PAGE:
The star attraction of the area, the lagoon is home to many species of native bird including the White Heron (kotuku), which is extremely rare in New Zealand. Other birds include migratory waders, gulls, shags and terns on the mud flats as well as black swans, scaup, crested grebes, and ducks in freshwater areas. Tui, bellbird, kingfishers, pigeon, crakes, fern birds, and bitterns and crakes inhabit the wetland areas.
The rare rowi kiwi can also be found here, and thanks in part to Operation Nest Egg undertaken by the Department of Conservation, they’re being brought back from the brink of extinction.
Things to do in Okarito
Walks in Okarito
Okarito Beach – Wander along the magnificent beach
The Trig Track – Climb up a steep hill to view the Southern Alps in all their glory to the south and the Lagoon to the north . The start of this track has been greatly improved by the placement of a boardwalk by the Department of Conservation (pictured above) – 45 mins to an hour
Three Mile Lagoon Track – Walk along the Okarito Beach at low tide or through the bush on a well-formed track – 3 hours return
As you would expect, nature tourism plays a large part in the local economy and a number of small operators (nearly all owner-operated) offer travellers the opportunity to enjoy the flora and fauna of this stunning natural area. Here is a list of the main companies:
Operated by Ian Cooper and his guides, who take clients out after dark to look for the kiwi, and by all accounts have a pretty good track record of seeing and hearing these rare birds in their natural environment.
As the name suggests, Okarito Kayaks give you the opportunity to kayak out on your own in the lagoon or enjoy a guided experience. At the end of your trip ( and/or before!), you can have a slice of homemade cake along with a cup of their outstanding coffee.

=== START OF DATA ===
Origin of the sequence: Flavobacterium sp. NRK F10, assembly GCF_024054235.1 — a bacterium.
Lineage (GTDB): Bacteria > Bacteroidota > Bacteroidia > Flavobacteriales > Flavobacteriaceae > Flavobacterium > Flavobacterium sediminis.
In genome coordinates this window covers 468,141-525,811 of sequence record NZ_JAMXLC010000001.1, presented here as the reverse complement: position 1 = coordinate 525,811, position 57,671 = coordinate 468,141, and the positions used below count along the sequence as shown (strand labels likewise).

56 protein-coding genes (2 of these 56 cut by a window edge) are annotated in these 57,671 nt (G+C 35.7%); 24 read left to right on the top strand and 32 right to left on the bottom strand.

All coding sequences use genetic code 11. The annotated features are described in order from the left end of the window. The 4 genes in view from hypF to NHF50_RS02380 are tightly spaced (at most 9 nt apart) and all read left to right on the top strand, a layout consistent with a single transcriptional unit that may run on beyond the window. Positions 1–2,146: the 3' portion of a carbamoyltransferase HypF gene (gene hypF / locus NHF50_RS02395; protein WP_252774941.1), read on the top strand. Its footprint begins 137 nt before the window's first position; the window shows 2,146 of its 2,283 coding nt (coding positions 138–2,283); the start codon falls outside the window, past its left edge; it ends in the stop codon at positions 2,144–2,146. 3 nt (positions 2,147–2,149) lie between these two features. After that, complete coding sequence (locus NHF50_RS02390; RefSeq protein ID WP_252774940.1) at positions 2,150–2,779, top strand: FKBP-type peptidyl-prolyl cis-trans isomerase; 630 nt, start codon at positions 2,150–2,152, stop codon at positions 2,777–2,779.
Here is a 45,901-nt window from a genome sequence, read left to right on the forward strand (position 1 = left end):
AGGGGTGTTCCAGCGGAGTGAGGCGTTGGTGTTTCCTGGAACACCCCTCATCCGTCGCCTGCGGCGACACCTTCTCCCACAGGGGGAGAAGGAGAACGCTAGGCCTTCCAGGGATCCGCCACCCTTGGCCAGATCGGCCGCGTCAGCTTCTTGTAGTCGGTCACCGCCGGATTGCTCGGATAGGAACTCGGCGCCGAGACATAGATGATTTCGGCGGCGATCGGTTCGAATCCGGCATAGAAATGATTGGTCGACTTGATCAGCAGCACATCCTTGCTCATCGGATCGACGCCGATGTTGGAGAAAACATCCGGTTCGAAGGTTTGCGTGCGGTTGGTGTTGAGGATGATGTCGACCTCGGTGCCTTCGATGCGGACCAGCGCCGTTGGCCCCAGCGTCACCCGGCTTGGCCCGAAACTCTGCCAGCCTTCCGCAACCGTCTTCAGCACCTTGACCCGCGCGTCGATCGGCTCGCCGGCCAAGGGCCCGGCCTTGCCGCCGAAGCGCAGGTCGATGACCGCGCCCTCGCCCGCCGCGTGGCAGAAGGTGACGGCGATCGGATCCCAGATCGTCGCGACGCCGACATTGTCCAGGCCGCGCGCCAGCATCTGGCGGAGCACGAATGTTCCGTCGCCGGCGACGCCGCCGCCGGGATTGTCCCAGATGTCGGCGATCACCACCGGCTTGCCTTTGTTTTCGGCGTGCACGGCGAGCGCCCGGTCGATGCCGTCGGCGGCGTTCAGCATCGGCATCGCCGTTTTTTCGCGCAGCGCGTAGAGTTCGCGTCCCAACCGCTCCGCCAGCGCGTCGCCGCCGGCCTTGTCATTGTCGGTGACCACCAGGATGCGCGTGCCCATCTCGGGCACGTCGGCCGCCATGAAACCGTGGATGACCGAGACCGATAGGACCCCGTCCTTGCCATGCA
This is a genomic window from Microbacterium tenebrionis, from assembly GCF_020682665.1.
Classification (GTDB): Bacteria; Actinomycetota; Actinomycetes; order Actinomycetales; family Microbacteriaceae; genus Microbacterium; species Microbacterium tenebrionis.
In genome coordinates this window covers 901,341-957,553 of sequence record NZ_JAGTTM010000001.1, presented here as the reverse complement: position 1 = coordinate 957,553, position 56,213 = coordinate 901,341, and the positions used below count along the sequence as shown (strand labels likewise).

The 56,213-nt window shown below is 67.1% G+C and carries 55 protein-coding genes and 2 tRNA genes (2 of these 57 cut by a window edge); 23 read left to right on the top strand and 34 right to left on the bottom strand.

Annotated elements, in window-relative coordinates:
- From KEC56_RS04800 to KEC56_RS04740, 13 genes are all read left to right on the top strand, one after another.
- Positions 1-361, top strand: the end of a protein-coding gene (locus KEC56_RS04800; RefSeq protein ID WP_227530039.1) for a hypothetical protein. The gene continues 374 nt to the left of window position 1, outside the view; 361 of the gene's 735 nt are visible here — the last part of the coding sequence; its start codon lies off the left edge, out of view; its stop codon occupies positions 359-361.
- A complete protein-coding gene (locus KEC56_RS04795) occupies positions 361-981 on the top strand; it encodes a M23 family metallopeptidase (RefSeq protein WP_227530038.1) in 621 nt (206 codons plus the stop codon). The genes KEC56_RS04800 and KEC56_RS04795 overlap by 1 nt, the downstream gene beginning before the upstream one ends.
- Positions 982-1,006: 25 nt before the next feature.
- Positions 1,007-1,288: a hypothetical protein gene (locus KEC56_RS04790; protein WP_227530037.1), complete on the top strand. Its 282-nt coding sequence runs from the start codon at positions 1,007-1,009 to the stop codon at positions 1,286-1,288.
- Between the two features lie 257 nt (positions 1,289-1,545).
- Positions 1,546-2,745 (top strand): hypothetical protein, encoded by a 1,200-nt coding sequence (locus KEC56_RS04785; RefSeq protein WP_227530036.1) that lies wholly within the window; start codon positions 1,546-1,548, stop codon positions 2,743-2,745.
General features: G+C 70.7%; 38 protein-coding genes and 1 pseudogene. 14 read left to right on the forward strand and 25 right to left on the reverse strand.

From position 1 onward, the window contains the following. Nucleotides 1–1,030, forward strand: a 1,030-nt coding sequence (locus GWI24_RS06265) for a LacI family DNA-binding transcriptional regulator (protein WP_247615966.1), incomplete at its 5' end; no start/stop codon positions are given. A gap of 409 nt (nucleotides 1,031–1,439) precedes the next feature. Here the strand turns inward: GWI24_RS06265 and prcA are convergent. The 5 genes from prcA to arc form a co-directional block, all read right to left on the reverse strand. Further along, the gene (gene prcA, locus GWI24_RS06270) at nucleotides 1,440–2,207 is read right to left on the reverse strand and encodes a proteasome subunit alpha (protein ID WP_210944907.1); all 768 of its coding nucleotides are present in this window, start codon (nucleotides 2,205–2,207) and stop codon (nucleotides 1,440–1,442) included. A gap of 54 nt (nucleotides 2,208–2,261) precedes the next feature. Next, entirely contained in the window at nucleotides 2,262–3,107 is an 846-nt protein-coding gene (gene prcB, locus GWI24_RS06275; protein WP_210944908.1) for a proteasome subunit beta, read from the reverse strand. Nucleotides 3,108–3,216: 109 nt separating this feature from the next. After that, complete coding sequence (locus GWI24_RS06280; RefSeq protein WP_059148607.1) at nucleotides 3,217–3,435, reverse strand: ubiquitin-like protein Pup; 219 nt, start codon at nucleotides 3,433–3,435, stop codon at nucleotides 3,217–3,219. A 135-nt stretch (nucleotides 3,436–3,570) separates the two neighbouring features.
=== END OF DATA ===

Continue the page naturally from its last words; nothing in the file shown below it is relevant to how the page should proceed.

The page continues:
These tours take you to the nesting site of the White Heron deep within the Waitangiroto Nature Reserve which is only accessible by boat. Royal Spoonbill (kotuku nutu-papa) and Little Shag (kawapaka) also nest in this reserve. The preserved rainforest and its surroundings is also home to a great array of other bird life.
This company offers a range of tours by boat through the main lagoon channels to where the best sightings are. Early mornings are the best time of day in the Spring and Summer seasons, not only to see the birds but to be treated to the most amazing views and reflections of the Southern Alps.
Accommodation in Okarito
There is a campground at Okarito and a wide range of holiday homes and cottages available to rent. Pictured below is the Okarito Beach House:
As you’ve probably gathered, we rate this little “township” on the West Coast highly and even if you can’t stay overnight, you’ll have time to take in one of the tours we’ve highlighted en route to the Glaciers. You won’t be disappointed!
These trips can be included in any tailor-made tour by Silver Fern Holidays or you could pre-book with one of the operators before you arrive in the area.
We would also like to thank all the operators and people of Okarito for the use of their information in the putting together of this article.